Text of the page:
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With over one billion cars on roads throughout the world, coping with clogged, smog filled streets is a problem many of us will be familiar with. Could vehicles powered by lithium ion batteries and solar power hold the key to greener, cleaner streets?
For years, electric cars have been championed as a panacea to urban air pollution. Electric vehicle company Mahindra Reva – part of the Mahindra Group, the Mumbai based global conglomerate – launched the e2o last year. Fully electric and with a range of 100km when charged, it is described by the company as 'the future of mobility'.
Read MoreBuilding the 'smarter' home
"The thinking behind it from the Mahindra Group point of view is very simple: we believe that gasoline and diesel will not remain fuels of choice forever," Dr Pawan Goenka, Mahindra's Executive Director & President, Automotive, Farm Equipment and Two Wheeler Sectors, told CNBC.com in a phone interview.
"Alternate fuels will come in, though it's taken much longer than what most people thought ten, twenty years ago," Goenka added. "Twenty years ago, a lot of people thought that by now a fairly large percentage of vehicles sold would be non-conventional energy vehicles. That has not happened but we do believe it will, sooner or later."
It is within this context that the e2o was developed and brought to market. "We have put in a lot of… very interesting technology into the vehicle," Goenka said. "If you walk out without locking the car, you get a text message saying you haven't locked your car."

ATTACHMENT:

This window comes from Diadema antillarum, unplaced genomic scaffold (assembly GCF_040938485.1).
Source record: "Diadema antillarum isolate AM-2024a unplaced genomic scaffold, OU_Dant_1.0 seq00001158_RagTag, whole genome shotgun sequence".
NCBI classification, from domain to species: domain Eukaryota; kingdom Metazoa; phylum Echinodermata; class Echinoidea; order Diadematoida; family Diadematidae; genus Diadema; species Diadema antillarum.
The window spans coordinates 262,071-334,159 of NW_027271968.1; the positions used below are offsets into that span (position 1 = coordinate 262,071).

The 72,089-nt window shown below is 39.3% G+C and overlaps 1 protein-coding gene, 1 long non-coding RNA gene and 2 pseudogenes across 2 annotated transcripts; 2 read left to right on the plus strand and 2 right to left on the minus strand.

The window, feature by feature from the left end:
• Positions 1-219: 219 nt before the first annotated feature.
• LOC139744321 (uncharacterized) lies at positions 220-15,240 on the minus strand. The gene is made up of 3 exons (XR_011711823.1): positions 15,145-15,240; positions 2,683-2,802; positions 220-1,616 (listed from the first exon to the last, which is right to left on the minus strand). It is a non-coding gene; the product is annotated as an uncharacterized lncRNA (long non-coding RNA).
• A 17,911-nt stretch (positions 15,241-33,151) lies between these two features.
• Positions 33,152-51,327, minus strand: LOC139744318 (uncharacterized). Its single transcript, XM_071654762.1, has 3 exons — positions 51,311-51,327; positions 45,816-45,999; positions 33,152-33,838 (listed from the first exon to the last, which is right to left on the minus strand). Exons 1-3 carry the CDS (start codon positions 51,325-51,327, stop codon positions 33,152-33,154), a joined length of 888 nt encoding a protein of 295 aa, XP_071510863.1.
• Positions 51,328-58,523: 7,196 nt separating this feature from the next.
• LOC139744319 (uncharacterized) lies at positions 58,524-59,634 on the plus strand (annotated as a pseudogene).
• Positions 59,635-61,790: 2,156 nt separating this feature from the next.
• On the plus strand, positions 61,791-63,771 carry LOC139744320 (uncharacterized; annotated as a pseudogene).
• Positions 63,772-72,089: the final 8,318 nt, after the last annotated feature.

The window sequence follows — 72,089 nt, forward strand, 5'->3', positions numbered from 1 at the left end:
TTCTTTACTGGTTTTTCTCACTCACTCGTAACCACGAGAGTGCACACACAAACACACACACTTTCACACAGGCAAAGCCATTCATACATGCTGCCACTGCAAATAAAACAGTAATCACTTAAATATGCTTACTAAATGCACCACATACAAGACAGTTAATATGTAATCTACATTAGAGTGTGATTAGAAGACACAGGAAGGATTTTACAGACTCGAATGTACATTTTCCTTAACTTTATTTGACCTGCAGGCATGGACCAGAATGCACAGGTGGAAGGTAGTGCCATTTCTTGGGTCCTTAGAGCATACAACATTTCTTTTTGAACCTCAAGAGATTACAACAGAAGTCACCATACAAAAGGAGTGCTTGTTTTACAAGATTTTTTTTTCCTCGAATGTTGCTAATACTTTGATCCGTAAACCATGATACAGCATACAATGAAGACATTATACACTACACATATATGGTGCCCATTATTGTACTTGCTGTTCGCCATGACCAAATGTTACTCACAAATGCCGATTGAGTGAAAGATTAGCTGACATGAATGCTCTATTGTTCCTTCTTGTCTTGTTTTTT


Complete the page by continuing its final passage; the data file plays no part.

Other features include the ability to switch air conditioning on and off using a smartphone and REVive, a patented technology that reserves energy for users in case they run out of power while on the road. "If you suddenly get stuck and send a text message, we'll release that charge for you so you'll have 8km to go before you run out of charge," Goenka added.
While the e2o may be packed full of high tech features, uptake of the car in India has, so far, been small. According to Goenka, however, it's a matter of when, not if.
"Not selling enough is not a permanent phenomenon, it's a temporary phenomenon," he said. "The government of India has a very ambitious plan for supporting electric and hybrid vehicle development," he added.
Could though, the future of cars be solar, as well as electric? At the Eindhoven University of Technology, Solar Team Eindhoven – made up of students from the university – have developed Stella, a four seater family car covered in 'high-yield silicum solar panels' and powered by the sun.
"With a solar car, you don't have to feed it anything, it's using the sun, which is a durable source in itself," Roy Cobbenhagen, Solar Team Eindhoven's technical director, told CNBC.com in a phone interview. "Solar panels are increasing in efficiency and dropping in cost very rapidly… imagine what could happen in ten years," he added.
Weighing just 390kg and with a sleek, aerodynamic design, Stella has a range of 780km – 484 miles – when fully charged on a sunny day, and 430km at night.
In 2013, the car won the cruiser class category of the World Solar Challenge, a 3,000km journey across Australia, with Stella reaching a top speed of 120km/h at some stages.
Solar Team Eindhoven's ambitions stretch further than winning the challenge, however. "Stella was a prototype, it's one of a kind, but mass manufacturing Stella or similar solar cars? That could be possible in ten years," Cobbenhagen said.
Could then, the family car of the future be modeled on Stella? "That is our dream, and that's also what I truly believe," Cobbenhagen said. "Who doesn't want to drive for free?"
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